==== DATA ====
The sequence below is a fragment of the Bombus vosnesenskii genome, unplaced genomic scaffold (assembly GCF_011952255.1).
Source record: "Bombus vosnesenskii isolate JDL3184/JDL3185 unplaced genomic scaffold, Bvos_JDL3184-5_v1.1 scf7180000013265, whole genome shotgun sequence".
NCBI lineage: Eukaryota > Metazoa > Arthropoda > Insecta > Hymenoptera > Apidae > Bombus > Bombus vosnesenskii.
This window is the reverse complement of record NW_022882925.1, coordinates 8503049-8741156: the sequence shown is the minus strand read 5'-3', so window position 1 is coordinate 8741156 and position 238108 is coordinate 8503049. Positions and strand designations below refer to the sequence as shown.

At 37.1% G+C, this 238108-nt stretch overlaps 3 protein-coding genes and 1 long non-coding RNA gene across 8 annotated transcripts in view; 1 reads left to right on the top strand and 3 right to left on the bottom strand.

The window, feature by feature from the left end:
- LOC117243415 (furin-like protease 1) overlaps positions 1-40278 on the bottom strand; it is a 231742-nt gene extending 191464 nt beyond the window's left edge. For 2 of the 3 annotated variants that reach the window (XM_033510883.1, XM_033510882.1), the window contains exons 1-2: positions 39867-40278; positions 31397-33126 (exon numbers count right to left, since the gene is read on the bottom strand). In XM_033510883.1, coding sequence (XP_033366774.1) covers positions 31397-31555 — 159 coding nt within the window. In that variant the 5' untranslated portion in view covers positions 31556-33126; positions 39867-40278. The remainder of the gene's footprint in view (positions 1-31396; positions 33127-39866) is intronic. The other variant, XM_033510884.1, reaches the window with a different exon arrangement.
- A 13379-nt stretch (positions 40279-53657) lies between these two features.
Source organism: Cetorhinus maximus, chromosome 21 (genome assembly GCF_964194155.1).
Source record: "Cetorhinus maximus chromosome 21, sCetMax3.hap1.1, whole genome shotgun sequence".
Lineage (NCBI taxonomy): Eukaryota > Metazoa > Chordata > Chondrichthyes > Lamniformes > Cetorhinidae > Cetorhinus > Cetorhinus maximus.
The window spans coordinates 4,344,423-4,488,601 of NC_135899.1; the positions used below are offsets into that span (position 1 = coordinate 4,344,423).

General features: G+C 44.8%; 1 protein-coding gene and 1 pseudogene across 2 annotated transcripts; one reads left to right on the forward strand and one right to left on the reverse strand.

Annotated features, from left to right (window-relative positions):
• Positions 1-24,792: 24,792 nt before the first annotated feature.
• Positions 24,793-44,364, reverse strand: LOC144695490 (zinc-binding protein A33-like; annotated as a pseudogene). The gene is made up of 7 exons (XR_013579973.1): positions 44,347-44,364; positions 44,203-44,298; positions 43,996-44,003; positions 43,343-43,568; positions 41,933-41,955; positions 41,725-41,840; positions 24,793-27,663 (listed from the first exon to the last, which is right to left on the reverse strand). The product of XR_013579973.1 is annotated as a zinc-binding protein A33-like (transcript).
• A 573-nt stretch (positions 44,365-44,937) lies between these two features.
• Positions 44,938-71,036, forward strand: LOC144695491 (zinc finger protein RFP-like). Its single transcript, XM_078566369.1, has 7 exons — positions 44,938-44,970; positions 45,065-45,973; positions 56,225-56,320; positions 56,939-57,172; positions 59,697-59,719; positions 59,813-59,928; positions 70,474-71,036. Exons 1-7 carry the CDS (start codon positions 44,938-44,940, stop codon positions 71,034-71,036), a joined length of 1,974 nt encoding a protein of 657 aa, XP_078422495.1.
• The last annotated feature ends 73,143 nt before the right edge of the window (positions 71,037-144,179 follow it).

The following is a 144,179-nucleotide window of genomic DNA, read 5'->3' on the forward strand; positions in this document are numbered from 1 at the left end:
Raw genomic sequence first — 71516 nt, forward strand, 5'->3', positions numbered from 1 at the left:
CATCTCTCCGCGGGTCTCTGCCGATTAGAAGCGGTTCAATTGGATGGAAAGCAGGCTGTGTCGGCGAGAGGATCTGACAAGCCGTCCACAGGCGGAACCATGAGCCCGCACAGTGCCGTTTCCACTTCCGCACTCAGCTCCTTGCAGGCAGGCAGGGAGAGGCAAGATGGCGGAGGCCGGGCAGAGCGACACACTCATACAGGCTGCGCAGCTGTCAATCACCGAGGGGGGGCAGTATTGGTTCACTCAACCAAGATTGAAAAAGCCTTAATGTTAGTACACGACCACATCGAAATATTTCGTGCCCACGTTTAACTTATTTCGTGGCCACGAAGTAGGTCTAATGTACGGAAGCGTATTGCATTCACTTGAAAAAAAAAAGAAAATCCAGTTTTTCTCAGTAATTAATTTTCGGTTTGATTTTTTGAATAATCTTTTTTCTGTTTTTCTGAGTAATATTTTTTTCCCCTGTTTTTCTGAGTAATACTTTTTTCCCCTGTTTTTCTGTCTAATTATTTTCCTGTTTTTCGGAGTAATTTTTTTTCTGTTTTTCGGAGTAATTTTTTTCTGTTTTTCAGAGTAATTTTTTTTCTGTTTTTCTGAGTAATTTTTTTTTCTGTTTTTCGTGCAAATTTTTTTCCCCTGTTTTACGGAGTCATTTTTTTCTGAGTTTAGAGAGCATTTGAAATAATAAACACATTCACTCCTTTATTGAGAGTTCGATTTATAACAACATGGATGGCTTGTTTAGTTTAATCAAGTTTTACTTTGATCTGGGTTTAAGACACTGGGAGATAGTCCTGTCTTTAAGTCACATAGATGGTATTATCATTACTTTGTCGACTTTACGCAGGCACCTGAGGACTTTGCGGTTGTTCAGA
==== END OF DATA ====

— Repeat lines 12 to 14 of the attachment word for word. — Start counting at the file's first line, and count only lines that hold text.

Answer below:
The window spans coordinates 4,344,423-4,488,601 of NC_135899.1; the positions used below are offsets into that span (position 1 = coordinate 4,344,423).

General features: G+C 44.8%; 1 protein-coding gene and 1 pseudogene across 2 annotated transcripts; one reads left to right on the forward strand and one right to left on the reverse strand.

Annotated features, from left to right (window-relative positions):